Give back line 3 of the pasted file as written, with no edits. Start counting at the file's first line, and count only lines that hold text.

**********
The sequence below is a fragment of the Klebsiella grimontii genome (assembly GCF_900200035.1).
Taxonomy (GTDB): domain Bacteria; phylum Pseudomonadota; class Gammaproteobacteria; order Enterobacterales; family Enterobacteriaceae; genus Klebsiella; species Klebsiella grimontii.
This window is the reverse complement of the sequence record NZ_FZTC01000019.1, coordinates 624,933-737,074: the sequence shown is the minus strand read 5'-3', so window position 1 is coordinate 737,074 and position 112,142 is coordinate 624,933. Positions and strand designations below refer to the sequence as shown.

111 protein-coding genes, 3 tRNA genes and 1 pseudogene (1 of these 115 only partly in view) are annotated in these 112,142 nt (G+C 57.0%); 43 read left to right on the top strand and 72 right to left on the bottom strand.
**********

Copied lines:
This window is the reverse complement of the sequence record NZ_FZTC01000019.1, coordinates 624,933-737,074: the sequence shown is the minus strand read 5'-3', so window position 1 is coordinate 737,074 and position 112,142 is coordinate 624,933. Positions and strand designations below refer to the sequence as shown.